One of the things that testers in my classes on ATDD and Exploratory Testing struggle the most with is that programmers and testers appear to give up independence with this approach. My first reaction to this is often that I hear them asking to leave their testing silos in place, and start to convince them to collaborate more with the programmers. By hard I recently learned that the Helpful Model (“No matter how it looks, everyone is trying to be helpful.” Secrets of Consulting, page 101) and the Rule of Three Interpretations (“If I can’t think of at least three different interpretations of what I received, I haven’t thought enough about what it might mean.”, Quality Software Management Volume 2 First-order measurement, page 90) also applies to myself.
Let’s take a look at the problem first. For the past decades testers and programmers were taught to work independently from each other. If the tester knew the source code, then he would be spoiled. A tester who read and understood the code would suffer from Confirmation Bias – the deer belief that the code works. Even more if the programmer and tester start to interact with each other they build up a relation, and the tester can get biased by that same relationship.
This at least is a fear that circulates in tester circles. At some companies this fear goes as far as that no tester is allowed to speak to any programmer. Another extreme is to outsource testing completely to an independent company. These companies sometimes don’t even know the product, the service or even the customer. According to WikiPedia this requires a strong coordination with them.
Now, what happened in a recent class was that testers told me that they were used to poor requirements documents. If they had these at all, the documentation was in such a poor state that it was useless for their work. Over the past decade they had stood up from their desk and went over to the programmers to ask clarifying questions. “How did you implement this?” “How did you deal with this ambiguity?” had been phrases in their language for their daily work – even before any Agile adoption.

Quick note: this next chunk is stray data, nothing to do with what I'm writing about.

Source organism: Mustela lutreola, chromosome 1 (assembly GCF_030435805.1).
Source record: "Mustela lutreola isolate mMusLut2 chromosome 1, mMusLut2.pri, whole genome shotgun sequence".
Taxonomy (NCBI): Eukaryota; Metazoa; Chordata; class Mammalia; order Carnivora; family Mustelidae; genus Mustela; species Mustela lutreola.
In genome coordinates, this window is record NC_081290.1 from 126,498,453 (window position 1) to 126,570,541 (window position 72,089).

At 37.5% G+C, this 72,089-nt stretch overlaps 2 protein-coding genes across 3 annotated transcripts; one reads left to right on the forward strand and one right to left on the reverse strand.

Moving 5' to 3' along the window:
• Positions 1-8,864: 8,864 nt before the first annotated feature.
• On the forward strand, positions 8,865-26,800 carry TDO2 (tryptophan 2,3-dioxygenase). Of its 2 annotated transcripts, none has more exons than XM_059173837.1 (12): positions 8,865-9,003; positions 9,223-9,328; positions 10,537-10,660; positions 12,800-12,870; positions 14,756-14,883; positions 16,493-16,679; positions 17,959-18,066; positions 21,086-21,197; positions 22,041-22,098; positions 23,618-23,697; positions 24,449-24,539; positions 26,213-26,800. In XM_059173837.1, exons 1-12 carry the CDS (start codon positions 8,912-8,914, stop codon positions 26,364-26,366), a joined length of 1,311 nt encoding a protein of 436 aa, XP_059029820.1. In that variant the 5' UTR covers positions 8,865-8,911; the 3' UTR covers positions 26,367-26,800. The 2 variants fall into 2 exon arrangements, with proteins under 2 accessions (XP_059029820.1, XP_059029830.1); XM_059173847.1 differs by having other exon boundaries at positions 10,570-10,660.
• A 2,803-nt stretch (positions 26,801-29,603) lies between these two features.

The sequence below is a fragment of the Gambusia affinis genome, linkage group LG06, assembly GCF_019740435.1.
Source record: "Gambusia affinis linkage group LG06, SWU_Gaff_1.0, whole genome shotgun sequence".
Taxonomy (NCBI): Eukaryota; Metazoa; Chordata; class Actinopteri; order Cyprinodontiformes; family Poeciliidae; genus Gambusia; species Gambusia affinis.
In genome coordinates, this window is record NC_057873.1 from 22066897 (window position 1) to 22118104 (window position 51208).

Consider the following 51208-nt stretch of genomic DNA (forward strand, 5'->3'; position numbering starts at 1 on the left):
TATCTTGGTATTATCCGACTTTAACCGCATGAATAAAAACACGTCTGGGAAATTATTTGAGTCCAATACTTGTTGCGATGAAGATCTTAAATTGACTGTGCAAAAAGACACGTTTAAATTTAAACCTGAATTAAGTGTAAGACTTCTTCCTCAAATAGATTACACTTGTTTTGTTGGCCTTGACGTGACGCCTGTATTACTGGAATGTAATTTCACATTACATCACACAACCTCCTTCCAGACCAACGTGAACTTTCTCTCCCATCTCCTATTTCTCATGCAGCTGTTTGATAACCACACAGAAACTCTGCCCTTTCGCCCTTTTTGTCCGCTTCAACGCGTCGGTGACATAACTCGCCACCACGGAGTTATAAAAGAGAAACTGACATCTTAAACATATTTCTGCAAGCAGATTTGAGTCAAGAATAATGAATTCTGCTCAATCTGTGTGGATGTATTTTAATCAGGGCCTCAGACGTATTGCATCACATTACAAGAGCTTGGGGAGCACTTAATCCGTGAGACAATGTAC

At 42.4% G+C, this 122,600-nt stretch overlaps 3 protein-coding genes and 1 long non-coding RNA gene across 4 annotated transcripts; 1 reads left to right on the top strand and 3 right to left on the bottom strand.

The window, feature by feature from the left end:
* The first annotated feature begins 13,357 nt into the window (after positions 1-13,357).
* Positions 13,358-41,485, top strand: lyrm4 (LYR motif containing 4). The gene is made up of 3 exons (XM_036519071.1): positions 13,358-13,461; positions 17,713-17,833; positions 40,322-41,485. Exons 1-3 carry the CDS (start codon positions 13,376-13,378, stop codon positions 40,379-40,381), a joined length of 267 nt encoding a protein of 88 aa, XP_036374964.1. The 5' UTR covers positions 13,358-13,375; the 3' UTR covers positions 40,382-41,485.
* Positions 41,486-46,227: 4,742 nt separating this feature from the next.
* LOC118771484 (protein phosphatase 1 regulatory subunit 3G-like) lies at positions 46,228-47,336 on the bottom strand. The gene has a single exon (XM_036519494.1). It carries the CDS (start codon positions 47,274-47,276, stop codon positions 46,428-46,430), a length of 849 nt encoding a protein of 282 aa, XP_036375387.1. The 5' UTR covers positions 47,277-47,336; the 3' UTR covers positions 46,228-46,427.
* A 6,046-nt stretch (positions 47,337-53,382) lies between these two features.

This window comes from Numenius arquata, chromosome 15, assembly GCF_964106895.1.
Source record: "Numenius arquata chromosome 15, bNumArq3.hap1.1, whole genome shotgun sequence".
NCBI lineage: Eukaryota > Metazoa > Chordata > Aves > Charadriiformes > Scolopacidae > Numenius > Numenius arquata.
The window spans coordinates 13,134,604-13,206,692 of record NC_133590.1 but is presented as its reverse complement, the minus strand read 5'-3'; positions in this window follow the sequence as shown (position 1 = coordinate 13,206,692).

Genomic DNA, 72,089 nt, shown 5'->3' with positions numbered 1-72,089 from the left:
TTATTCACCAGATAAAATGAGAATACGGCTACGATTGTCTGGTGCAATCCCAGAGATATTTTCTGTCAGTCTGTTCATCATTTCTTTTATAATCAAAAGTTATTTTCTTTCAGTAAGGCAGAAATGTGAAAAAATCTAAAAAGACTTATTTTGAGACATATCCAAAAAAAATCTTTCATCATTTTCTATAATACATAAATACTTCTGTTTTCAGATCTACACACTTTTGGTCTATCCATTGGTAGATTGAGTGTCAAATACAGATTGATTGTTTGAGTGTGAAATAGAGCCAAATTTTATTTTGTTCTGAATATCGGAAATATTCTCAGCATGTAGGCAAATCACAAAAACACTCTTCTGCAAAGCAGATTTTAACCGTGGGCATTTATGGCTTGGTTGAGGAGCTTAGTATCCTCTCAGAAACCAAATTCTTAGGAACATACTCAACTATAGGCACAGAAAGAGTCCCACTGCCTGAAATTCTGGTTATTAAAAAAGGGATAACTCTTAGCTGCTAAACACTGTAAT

But then something bad must have happened, I hear you asking. No, they were completely used to collaboration. When I taught them about Exploratory Testing and Specification by Example the concepts were nothing new to them. Over the past ten to fifteen years they had found their natural way of collaborating with programmers. The impressive thing for me was that this company made the impression from the outside that they were using a highly stage-gated process with signed-off gates. I was amazed to find a testing team in that larger organization that was used to close collaboration.
Regarding Confirmation Bias, I think this has become a rule that is strongly followed without understanding the applicability and the context for the rule to follow. This often leads to teams following the rule of silo-thinking without understanding when and why to follow this rule.
As being taught by Jerry Weinberg in Becoming a Technical Leader I think we should start to transform this rule to a guide. I would like to kick off the discussion about this with the question if we should always separate testers from programmers? Are there circumstances where this separation doesn’t make sense?
One answer to this question is a cross-functional team. In a cross-functional team separating testers from programmers would take valuable feedback off from the team. Another setting would be a team consisting only of programmers. I visited a client in November who had no tester at all. These programmers were peer-testing each other’s code.
This brings me to the consideration what we could do in situations where a separation is not good. Part of Agile software development is a regular retrospective over the course of the development process in place. Given a team finds out that it has been flawed from confirmation bias resulting in code shipped that shouldn’t have been shipped, this will become the main theme in a retrospective. At this point the team will decide how to deal with this problem in the future. I have yet to see a team that will ask for a separation of testers and programmers in this case.
In brief, I think the demand for separating programming and testing to the degree that no one is allowed to talk to the other is the worst thing our industry has come up with so far. Even worse is the degree this sticks in the thinking of testers and managers around. Nearly all of the high-performing teams I have seen have abandoned this demand in first place – and they did this for the better.